Many people were offended by my article titled Black People Are Inferior which I wrote for FEINTANDMARGIN last week. As expected I was called all sorts of names and accused of having an inferiority complex for daring to write what I think and to present a question which we definitely need to address if we are serious about an African Renaissance in our generation.
The response to my article last week just highlighted another problem with us Africans which keeps us from progressing. Africans don’t know how to handle the truth. We would rather live in denial and stay in the same position than embrace truth, because truth may just require us to change. Having been a pastor in a “mega church” in Cape Town, South Africa in another lifetime I learnt a very simple truth about human nature and the process of change which I think is significant for the continent of Africa if we are ever going to experience a turnaround. That simple truth is that change only comes when people embrace truth and stop trying to make excuses or find someone to blame for their plight.
In Africa we are still stuck in the blame-mentality and responsibility-shifting. We don’t like asking ourselves the hard questions that will force us to change because it is too uncomfortable. So we have been stuck on the same post-colonial paradigm for the past fifty or so years. We never ask ourselves whether we ourselves indeed have had anything to do with our own impoverishment. We don’t question our own actions and conduct. Anyone who dares ask the introspective questions that cause us to look inside ourselves and take some responsibility for our plight is accused of “Afro-pessimism and Euro-centrism” among many other labels. This is a tragic reality because progress only occurs through change and real change can only occur when people embrace and value truth. Change is not a set of external structures or systems that we build (although that is a part of it), but more importantly it is an internal issue.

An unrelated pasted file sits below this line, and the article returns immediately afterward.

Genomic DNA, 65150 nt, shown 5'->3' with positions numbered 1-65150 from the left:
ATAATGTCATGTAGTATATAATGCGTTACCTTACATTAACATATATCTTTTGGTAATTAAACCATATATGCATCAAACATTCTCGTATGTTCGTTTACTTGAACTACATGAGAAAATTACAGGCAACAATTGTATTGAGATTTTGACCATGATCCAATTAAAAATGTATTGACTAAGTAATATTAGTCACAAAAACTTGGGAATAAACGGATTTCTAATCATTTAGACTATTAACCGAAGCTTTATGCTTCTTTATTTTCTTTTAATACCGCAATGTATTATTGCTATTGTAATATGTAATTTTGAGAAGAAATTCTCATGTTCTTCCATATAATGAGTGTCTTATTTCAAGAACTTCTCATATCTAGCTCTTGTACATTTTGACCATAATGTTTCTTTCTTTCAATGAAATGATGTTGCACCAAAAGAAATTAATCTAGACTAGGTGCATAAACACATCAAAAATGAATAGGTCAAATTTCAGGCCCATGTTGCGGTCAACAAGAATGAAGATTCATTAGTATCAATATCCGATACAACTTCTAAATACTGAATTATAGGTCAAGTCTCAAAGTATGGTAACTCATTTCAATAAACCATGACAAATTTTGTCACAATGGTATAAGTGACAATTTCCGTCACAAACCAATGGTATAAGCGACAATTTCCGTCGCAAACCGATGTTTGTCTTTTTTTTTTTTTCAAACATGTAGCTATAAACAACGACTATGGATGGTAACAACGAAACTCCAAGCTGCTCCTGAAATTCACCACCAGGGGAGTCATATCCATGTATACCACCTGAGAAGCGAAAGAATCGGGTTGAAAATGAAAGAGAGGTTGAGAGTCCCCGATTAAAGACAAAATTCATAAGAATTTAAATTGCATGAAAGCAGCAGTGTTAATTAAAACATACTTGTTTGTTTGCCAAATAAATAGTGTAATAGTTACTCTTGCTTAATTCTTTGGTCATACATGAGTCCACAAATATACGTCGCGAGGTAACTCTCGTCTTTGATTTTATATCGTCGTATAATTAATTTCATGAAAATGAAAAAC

Not until the African himself changes will the continent experience the Renaissance that we have been talking about for so long. We can create a whole lot of external structures and systems in the hope that this will take us forward as a continent, but unless that is preceded by internal change and transformation it will not be sustainable and the African will remain at the bottom rungs of global civilisation in the twenty-first century. We need to become a continent of people who embrace truth in our dialogue and discourse if we desire progress, even if that truth is an inconvenient one. The truth is that most of our impoverishment is self-caused, self-induced and the only way to turn things around is to become a different kind of people, embrace a different sort of mindset.
Like most of my peers I have a passion to see change, progress and growth on the continent, but I am personally frustrated by the lack of personal responsibility which characterises so much of Africa’s analysis of why it is where it is. This is frustrating because it keeps us where we are as a continent because if we are not to blame for our plight then we never have to change and yet if we don’t change we can never develop or progress. This is because progress is more what we become as a people than what we can build or create externally.
All the great civilisations throughout history were built on the basis of what the people in those societies where, the values they embraced and the ethos they subscribed to. This needs to be a core focus for us in our quest for rebirth and renewal as a continent. This is why I have been calling for the development of the concept of the “New African.” It is this “New African” cadre who will be the hope of the continent because he will be the kind of person who understands that if he doesn’t build on truth, everything he is seeking to construct will fall apart. He will seek to take personal responsibility for the direction his life takes instead of looking to find excuses why things have never, or can never work out for him. He will be the kind of person who realises that passing blame actually does him no good because it keeps him static whilst the world is evolving and progressing. He will be able to ask himself tough, introspective questions about the plight of the continent without getting defensive and straying into ad hominem arguments.